The number of drug arrests increased sharply on the nation’s college campuses in 1993 while murder, rape and burglary rates declined, according to an annual survey.
Campus officials reported a total of 4,837 drugrelated arrests, 34.3 percent more than the 3,601 reported for 1992. The numbers were contained in a survey of 796 schools released today by the Chronicle of Higher Education.
Aggravated assaults rose by 2.7 percent, but the number of rapes declined by 19.9 percent and burglary dropped 4.5 percent.
A total of 15 murders were committed, down from the 17 reported in 1992, the survey found.
A 3-year-old federal law requires colleges to compile crime statistics and provide them to students and staff. The chronicle based its data on the security reports of 796 colleges and universities with enrollments over 5,000.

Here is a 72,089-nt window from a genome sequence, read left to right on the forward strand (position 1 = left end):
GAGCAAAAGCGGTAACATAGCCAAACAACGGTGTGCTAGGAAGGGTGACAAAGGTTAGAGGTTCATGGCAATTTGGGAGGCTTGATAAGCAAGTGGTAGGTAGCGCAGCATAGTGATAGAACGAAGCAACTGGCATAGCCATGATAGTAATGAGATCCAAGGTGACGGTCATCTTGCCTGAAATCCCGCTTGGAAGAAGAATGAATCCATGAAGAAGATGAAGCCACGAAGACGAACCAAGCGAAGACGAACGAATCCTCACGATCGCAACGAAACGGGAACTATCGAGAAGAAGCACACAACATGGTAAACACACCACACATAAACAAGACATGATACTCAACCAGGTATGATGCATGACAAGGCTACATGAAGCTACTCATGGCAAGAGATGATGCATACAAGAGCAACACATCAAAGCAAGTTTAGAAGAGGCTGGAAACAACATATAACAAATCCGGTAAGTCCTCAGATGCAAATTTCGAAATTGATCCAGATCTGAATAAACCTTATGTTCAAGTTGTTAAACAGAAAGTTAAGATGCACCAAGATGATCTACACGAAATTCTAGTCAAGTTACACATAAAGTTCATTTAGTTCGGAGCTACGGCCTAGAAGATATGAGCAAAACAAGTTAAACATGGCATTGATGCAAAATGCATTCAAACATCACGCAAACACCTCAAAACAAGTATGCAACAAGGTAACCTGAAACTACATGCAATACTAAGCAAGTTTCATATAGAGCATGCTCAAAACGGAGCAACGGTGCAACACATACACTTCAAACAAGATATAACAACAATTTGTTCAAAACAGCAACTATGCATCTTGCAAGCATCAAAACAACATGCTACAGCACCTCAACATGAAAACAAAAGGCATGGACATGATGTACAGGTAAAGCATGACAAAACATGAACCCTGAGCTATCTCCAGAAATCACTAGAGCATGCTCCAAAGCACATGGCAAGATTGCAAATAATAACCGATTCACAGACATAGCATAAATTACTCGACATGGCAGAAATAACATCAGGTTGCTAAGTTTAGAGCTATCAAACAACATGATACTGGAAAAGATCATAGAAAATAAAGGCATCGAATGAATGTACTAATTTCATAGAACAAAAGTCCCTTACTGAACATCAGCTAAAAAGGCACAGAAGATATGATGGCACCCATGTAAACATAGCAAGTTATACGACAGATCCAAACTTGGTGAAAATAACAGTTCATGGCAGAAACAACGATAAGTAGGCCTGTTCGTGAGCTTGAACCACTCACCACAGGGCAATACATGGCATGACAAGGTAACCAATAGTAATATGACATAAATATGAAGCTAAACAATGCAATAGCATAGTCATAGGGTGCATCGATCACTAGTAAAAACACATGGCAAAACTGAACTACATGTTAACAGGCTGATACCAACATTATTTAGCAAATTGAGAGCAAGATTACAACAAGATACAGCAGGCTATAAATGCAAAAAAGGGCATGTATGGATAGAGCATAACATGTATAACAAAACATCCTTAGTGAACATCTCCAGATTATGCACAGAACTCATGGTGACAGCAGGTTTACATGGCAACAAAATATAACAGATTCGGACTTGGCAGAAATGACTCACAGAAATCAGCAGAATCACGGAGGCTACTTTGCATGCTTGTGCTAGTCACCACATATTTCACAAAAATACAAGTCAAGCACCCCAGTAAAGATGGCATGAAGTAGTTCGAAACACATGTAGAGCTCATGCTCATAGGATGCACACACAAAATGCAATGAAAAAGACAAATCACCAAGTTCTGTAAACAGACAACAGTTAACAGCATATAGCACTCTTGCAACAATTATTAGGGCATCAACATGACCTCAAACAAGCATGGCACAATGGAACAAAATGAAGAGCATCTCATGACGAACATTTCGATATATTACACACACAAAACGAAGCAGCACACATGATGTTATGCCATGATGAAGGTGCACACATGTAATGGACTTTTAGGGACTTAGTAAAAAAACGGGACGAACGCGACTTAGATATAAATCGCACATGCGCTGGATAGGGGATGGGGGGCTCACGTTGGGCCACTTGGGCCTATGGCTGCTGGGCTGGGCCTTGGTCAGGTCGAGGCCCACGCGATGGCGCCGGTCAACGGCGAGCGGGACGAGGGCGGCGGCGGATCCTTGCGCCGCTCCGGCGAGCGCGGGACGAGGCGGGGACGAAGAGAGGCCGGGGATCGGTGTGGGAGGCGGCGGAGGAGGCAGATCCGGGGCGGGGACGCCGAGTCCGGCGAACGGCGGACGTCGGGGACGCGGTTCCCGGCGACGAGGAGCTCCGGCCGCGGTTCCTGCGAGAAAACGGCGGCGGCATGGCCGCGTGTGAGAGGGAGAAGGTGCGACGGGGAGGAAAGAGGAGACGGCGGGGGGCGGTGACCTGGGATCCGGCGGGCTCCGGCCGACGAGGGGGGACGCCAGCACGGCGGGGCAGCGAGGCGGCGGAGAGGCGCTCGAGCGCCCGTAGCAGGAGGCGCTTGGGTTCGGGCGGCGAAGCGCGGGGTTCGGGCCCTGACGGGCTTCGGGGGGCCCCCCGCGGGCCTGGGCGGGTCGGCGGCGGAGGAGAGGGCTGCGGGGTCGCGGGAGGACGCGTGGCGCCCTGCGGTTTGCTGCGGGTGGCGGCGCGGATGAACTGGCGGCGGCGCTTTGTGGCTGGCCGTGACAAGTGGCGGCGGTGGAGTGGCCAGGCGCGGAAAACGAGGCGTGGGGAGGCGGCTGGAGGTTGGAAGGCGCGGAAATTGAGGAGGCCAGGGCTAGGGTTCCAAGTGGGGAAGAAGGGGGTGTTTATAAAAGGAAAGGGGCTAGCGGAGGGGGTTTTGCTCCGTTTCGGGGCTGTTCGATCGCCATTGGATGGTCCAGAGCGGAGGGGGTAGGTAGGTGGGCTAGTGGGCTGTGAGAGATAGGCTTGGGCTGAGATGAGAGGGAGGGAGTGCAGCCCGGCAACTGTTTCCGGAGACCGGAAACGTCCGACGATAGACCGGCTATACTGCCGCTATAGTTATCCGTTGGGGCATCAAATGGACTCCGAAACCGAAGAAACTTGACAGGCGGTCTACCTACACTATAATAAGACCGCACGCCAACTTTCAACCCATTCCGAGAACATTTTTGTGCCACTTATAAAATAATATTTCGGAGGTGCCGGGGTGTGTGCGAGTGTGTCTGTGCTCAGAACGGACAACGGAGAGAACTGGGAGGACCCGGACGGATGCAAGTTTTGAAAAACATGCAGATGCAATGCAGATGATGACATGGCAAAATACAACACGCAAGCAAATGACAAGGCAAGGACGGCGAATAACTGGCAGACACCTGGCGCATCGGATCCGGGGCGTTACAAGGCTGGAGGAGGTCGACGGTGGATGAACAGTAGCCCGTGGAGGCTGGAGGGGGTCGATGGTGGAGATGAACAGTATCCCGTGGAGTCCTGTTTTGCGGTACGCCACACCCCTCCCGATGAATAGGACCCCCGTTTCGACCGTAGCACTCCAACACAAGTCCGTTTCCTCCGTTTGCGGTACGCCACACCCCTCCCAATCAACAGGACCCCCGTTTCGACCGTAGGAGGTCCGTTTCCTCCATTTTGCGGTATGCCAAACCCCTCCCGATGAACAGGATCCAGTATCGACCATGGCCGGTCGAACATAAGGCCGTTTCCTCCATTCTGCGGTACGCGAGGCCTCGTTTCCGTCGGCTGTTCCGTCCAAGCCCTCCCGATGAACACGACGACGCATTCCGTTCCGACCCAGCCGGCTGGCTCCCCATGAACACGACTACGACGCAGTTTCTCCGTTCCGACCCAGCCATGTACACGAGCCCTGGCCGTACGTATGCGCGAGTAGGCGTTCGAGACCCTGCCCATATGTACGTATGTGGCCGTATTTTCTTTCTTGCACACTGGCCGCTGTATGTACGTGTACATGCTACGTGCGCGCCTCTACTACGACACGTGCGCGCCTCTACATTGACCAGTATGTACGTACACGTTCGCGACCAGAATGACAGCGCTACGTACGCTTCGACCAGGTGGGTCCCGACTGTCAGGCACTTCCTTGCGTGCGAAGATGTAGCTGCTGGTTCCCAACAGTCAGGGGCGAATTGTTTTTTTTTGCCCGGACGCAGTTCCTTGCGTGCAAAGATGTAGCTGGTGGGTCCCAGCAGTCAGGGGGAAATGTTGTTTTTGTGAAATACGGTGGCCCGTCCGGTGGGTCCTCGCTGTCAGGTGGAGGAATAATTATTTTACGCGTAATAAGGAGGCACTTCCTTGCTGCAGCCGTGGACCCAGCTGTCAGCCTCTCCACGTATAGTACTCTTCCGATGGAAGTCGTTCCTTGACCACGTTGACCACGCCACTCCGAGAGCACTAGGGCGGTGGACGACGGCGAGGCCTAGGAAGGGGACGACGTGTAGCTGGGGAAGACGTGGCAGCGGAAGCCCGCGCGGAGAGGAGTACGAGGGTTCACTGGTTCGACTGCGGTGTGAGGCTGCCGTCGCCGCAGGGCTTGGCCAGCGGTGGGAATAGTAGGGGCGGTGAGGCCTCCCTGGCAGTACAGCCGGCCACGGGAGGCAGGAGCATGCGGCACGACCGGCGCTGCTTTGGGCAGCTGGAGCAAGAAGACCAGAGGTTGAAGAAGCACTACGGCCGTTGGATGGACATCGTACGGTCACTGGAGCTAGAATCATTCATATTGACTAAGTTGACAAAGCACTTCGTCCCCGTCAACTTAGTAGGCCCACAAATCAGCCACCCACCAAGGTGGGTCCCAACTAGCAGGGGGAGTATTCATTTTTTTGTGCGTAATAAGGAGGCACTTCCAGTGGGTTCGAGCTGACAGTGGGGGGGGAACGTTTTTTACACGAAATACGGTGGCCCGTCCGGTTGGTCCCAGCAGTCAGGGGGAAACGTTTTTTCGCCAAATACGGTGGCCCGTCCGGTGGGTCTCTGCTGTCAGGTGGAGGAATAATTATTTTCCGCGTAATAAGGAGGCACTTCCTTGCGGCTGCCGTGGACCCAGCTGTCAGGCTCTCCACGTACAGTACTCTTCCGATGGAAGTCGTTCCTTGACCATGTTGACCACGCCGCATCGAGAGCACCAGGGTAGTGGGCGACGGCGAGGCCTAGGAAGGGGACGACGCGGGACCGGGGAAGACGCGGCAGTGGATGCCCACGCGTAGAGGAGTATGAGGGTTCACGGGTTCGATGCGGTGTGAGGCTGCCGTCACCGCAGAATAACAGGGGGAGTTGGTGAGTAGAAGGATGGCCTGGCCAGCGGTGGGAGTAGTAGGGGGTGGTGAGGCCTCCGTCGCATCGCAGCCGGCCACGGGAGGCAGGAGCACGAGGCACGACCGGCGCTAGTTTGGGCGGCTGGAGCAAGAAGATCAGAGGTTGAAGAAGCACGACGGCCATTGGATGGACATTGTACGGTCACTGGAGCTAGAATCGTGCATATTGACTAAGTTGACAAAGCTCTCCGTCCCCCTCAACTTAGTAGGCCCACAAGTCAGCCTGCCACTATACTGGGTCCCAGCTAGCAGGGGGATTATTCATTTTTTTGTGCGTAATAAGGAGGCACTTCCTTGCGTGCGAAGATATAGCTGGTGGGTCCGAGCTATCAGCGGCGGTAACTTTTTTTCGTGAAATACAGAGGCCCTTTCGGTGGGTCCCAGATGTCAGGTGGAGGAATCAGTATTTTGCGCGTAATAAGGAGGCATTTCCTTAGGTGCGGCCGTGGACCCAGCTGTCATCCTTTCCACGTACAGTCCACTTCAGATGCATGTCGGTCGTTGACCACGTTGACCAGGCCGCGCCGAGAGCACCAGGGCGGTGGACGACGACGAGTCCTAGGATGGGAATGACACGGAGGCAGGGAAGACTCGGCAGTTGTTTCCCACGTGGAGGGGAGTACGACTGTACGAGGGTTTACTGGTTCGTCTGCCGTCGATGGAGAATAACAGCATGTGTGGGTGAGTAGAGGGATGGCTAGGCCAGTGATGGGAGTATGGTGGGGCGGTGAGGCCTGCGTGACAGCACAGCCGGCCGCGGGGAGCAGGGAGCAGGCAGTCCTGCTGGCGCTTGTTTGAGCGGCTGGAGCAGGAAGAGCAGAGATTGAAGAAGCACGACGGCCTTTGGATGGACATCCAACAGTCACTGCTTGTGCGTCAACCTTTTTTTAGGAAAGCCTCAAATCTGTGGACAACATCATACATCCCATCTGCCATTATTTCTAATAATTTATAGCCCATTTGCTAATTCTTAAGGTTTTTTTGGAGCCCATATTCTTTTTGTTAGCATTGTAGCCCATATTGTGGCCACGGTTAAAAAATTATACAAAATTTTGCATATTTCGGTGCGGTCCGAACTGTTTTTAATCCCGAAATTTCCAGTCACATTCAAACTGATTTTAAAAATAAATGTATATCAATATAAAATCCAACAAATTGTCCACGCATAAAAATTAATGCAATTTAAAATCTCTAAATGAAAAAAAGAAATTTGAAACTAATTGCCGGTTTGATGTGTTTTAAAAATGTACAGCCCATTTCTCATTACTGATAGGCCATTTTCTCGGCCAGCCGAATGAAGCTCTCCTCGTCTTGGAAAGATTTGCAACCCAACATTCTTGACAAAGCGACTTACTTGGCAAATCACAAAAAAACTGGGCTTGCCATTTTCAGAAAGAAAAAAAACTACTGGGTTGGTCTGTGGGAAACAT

The University of Michigan at Ann Arbor reported no murders, six rapes, seven robberies and 30 aggravated assaults in 1993. According to the survey, there were 215 drug-related arrests and 12 arrests for weapons violations.
Among the crimes reported by Dartmouth College in Hanover, N.H., were 106 arrests for liquor-law violations. At Winona State University in Winona, Minn., there were no arrests for liquor, drug or weapons violations, but the school did report three forcible sex offenses and three aggravated assaults in 1993.
Although they worry about a general increase in violent campus crime, school officials caution that higher numbers may simply indicate more aggressive law enforcement and more accurate reporting.
Differences in the way crimes are reported and categorized may also skew campus crime data, school officials say. Rapes, for example, are not always included in the statistics from campus police if the assaults were reported only to residential advisers or campus rape crisis centers.
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